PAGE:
I was a frequent Tower Records shopper until that chain collapsed, and it’s only been gone since 2006. I went to the Virgin Megastores in San Francisco and New York pretty often, too, and they closed in 2009. That doesn’t seem that long ago.
But at the moment, I’m in San Diego for Qualcomm’s Uplinq conference, and when I saw a Sam Goody music store in the same complex as my hotel, I wandered in–and boy, did what I found feel like something from another era.
Until I came across it, I wasn’t sure whether Sam Goody (which was founded in New York City in the 1950s by Samuel Gutowitz) still existed. Apparently, even Sam Goody is uncertain whether Sam Goody still exists: Wikipedia (which refers to the chain in the past tense) says it’s owned by Trans World Entertainment, which also owns FYE, the last bastion of big-time shopping-mall music stores. But the company apparently converted most of the remaining Goody stores into FYEs in 2008 and doesn’t even mention the chain on its corporate site. There is no such place as SamGoody.com anymore, either.
But this San Diego Sam Goody refuses to acknowledge its own fate, like a Japanese soldier hiding out on a Pacific island somewhere. (In this case, the island happens to be Horton Plaza, a sprawling open-air shopping center in San Diego’s Gaslight Quarter.)
The Goody store is a close cousin of the Tower Records and Virgin Megastores I’d once found worth my time, but I’d almost forgotten what they were like, and had to reacclimate myself to the whole concept of a great big retailer dealing primarily in discs with things recorded on them. As I toured the place, I took fuzzy photos with my iPhone.
First of all, this Sam Goody still has a sizable vinyl section. I was pleased to see it, although I shouldn’t have been shocked: even my local Best Buy is devoting more space to vinyl these days.
Goody also has…a blank tape section! (When was the last time I dubbed anything onto tape? The 1990s, although I’ve occasionally listened to cassettes more recently than that.)
Also available in abundance: Zune cases.
There are, however, some obvious signs that we’re in 2011 rather than 2006 or 1985. Such as the Angry Birds department:
And the two–count ‘em, two–Justin Bieber sections. (One on each floor, each different and each a must-visit!)
A fair amount of Goody floor space is now devoted to stuff that has nothing to do with music, movies, or related matters. Such as Waboba Balls. (In the background, though, you’ll note the Bob Marley lamps, which seem like a perfectly reasonable thing for Sam Goody to be selling.)
The second floor of the Goody store is mostly devoted to DVDs and Blu-Rays, a startlingly high percentage of which were anime. But there’s also evidence that this place once consisted of three floors of recorded media–an up escalator that’s now blocked by a High School Musical 2 poster.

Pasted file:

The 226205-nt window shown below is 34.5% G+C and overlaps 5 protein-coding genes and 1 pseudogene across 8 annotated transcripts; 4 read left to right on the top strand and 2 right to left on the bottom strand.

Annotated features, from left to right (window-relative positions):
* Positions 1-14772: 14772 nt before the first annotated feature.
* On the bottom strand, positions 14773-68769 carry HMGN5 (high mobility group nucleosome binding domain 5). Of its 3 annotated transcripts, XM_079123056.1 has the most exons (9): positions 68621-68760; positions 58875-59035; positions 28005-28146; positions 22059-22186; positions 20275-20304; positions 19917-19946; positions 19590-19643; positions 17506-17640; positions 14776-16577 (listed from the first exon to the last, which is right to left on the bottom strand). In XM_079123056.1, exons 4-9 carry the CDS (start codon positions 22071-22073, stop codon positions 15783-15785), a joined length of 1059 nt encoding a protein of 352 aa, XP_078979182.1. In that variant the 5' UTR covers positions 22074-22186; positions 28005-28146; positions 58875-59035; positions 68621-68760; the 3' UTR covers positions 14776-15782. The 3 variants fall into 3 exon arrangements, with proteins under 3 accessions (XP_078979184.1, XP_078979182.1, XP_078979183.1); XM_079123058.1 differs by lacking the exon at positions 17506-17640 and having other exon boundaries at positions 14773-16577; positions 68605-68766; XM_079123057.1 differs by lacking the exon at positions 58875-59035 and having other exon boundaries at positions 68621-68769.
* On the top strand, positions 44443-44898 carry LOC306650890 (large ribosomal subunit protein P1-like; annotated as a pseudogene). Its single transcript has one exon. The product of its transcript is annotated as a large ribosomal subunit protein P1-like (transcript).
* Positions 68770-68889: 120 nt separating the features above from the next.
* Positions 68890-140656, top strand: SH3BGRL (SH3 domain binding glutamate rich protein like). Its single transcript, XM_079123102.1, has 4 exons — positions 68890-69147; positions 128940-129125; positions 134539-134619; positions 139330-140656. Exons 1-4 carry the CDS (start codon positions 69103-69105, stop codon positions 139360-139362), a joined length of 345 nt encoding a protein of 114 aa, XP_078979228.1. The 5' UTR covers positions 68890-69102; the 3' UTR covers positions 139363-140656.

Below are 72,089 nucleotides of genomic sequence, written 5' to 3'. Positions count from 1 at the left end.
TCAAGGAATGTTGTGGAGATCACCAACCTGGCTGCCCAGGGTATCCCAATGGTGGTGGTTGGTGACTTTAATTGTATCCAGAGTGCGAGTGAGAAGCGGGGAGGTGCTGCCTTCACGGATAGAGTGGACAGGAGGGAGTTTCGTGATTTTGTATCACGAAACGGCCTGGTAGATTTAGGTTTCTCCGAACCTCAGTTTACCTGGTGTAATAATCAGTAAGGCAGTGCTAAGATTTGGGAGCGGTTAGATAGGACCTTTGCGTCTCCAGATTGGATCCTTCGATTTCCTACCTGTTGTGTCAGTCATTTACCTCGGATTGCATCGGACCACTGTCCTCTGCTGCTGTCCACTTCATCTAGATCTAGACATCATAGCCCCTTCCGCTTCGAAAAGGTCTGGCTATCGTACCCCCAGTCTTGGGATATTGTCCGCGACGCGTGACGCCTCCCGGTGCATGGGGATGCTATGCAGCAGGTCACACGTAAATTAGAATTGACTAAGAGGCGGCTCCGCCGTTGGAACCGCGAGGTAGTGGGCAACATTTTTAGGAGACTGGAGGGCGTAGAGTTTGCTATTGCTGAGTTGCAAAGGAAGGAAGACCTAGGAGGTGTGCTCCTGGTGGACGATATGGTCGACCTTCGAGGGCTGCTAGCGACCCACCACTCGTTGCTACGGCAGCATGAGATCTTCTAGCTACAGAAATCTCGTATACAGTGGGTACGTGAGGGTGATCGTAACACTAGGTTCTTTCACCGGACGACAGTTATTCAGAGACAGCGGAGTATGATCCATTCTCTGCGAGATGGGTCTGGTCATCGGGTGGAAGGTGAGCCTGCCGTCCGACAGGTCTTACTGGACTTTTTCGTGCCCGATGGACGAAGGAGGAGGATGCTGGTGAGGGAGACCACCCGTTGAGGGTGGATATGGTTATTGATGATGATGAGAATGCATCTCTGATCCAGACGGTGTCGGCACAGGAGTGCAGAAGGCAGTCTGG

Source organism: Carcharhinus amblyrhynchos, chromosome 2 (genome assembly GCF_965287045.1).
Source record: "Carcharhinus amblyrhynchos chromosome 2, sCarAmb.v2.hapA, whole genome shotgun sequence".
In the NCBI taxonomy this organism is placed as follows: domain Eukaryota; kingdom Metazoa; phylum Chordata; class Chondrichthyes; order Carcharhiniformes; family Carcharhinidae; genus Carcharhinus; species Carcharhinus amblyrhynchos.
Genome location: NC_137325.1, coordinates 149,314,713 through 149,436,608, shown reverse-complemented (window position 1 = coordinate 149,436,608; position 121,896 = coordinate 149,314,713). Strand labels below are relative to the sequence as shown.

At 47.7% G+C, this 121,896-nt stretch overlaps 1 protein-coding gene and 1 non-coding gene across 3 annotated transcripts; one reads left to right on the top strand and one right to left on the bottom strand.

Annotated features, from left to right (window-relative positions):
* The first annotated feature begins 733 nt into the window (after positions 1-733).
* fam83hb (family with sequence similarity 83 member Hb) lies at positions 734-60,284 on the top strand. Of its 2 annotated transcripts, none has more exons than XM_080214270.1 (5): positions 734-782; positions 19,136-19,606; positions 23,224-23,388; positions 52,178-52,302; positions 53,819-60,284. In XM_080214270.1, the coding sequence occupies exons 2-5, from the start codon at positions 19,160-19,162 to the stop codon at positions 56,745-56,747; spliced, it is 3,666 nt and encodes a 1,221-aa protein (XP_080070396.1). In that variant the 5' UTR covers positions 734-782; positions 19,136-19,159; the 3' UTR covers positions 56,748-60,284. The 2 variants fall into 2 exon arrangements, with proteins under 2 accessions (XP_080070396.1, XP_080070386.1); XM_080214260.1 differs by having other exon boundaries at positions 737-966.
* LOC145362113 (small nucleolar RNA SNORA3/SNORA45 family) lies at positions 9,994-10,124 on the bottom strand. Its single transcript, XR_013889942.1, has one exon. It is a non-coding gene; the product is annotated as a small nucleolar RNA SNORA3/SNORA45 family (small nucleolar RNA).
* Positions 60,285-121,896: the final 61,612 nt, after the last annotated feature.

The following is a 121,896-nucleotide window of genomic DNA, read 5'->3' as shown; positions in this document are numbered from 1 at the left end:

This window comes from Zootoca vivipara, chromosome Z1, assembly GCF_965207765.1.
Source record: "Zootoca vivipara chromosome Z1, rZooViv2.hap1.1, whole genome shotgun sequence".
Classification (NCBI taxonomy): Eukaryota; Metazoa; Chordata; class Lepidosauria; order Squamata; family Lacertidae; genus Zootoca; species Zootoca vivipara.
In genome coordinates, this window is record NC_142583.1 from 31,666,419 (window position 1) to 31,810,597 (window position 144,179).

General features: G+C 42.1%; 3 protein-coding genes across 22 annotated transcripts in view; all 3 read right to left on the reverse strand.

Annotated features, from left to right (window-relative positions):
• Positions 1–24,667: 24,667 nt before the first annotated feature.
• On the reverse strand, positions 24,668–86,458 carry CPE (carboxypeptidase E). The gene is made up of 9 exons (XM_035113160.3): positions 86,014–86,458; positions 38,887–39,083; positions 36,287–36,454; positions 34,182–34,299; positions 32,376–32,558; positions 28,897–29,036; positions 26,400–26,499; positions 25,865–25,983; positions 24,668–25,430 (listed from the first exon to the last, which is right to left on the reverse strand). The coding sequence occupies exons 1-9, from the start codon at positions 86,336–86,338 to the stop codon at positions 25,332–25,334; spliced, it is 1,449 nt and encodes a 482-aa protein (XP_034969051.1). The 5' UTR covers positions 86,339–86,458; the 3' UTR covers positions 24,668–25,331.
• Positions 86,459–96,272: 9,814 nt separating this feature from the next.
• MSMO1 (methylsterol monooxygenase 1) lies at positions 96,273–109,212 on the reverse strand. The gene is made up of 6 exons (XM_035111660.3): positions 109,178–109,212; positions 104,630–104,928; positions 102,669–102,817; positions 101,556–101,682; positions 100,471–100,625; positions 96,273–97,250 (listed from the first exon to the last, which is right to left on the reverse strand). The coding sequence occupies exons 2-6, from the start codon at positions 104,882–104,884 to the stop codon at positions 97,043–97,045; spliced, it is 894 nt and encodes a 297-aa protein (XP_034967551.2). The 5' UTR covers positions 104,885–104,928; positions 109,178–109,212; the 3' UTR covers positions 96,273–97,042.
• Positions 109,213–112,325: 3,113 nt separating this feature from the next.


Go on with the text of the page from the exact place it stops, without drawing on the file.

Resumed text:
Hey, I almost forgot: Sam Goody sells CDs. Not all that many of them–you could miss the section if you weren’t looking for it–but they’re there. The chain’s slogan was once “Goody Got It,” but “Goody Probably Don’t Got It” would now be more appropriate. But I’m not sure if anyone cares at this point: while I saw folks browsing in the store while I was there, I’m not sure if I spotted a single person looking at recorded music.
Back when I spent a lot of time in music stores, I took the existence of an Easy Listening section as the sign of a joint operated by lazy minds–at least if it contained a lot of stuff which really should have been broken out into sections for oldies, vocals, soul, big band, and other genres, as was often the case. Easy Listening was often a synonym for “Stuff We Can’t Be Bothered With.”
And yup, Goody has an Easy Listening section of that type. It was about the only music section in the place with anything I’d want to buy–except that it was so poorly stocked that it didn’t have anything I’d want to buy.
(Um, isn’t that Justin Bieber peeking at us in the upper left-hand corner? Can’t get away from him…)
I’m fascinated by the fact that this Goody store has managed to survive the death of large-scale chain music retailing in this country. I wish it well; the employees I chatted with briefly were pleasant. But two floors of real estate in a major shopping mall in downtown San Diego can’t be cheap. How long do you give it? Is there any way you could turn a store like this into something with a future bright enough to last until, oh, 2020 or so?